3.2 Skate with other skaters. Like music and other sports, skating is easiest to learn when you have good people to learn from. Hook up with more experienced skaters to watch and learn all you can, picking up tips and tricks along the way. Ask for advice and be honest about your experience.
Make sure you don't get suckered into trying something you're not ready for. If you go out skating with a bunch of dudes ollieing down a flight of stairs, you could wind up seriously hurting yourself if you're just trying to learn how to stop without falling down. Go slowly. You'll get there eventually.
3.3 Watch lots of skating videos. Skating videos are at the heart of skating culture. Compilation videos and tutorials are widely available for free on the Internet. You can find virtuosic displays of skating prowess, as well as helpful hints and tips for the beginner. For example, Aaron Kyro and Andy Schrock have good tutorials and information on their channels. Learn how to do more advanced technical things and tricks with videos.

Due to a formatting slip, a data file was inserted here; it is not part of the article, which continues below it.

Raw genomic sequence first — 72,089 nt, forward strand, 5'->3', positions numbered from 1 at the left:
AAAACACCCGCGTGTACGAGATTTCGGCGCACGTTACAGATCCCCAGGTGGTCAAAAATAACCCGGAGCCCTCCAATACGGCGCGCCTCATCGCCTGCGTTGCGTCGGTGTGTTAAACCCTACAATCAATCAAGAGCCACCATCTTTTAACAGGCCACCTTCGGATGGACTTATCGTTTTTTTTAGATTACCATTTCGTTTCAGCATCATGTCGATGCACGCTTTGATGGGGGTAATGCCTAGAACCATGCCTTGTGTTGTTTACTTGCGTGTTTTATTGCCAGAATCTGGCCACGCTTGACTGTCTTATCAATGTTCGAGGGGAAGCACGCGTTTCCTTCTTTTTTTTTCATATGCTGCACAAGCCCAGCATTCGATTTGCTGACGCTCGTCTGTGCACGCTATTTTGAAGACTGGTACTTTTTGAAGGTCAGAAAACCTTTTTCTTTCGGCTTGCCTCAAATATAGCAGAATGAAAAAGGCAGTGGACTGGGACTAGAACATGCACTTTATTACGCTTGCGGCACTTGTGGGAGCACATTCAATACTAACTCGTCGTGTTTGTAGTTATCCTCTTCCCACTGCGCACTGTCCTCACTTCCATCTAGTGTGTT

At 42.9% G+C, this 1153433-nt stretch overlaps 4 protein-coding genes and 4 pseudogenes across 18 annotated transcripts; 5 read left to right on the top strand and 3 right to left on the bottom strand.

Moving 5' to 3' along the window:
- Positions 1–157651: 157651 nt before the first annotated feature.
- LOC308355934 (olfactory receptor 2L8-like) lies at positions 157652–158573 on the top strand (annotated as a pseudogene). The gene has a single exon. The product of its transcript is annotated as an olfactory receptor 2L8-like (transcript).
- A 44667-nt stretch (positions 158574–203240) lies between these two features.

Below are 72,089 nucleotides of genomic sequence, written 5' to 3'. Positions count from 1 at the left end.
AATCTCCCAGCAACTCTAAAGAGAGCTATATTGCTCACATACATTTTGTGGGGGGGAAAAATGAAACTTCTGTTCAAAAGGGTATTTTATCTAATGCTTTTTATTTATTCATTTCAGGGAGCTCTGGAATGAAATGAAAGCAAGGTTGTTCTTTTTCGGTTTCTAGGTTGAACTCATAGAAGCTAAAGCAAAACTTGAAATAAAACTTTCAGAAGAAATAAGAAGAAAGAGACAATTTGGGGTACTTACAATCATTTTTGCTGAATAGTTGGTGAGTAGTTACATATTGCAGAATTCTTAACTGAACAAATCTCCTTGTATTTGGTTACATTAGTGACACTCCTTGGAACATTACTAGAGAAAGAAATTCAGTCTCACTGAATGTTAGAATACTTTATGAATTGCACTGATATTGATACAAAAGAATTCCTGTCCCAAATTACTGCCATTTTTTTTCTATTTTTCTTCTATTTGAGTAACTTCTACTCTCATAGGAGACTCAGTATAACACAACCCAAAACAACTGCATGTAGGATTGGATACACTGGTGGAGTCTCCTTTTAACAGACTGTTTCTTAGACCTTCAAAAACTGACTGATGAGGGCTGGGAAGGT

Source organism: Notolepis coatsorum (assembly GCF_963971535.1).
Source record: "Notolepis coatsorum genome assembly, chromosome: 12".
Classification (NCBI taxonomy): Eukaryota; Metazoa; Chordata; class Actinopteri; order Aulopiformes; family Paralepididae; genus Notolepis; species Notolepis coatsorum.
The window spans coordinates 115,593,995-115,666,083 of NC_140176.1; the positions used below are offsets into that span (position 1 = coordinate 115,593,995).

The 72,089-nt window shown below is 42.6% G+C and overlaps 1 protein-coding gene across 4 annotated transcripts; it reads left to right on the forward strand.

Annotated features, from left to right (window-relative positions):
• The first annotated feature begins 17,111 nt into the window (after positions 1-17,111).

3.4 Try skating downhill. Letting gravity help you along the way is an important step in beaming a more advanced skater. It can be scary the first time you start going downhill and don't have to push, so learning to work with it and stay in control of your board is a good thing to learn early on.
To stay balanced, crouch lower on the board and use your arms to stay from swaying side to side. Keep your ankles as still as possible, because at higher speeds smaller movements create bigger swings, making it more likely you'll lose your balance.
3.5 Try tricks when you're ready. When you start getting comfortable on the board and can stay on it regularly without falling down, you might be ready to start trying a trick or two. It's what you've been building toward after all! The best and easiest tricks for beginners are:
Shove-it (not a pop shove-it because you don't pop into the air)
3.6 Keep skating. Stick with it! Learning to skateboard well takes time and effort. It's not something you'll be able to learn overnight, but by taking it slowly and practicing as much as you can, you'll improve and get more comfortable on the board. Try not to get discouraged.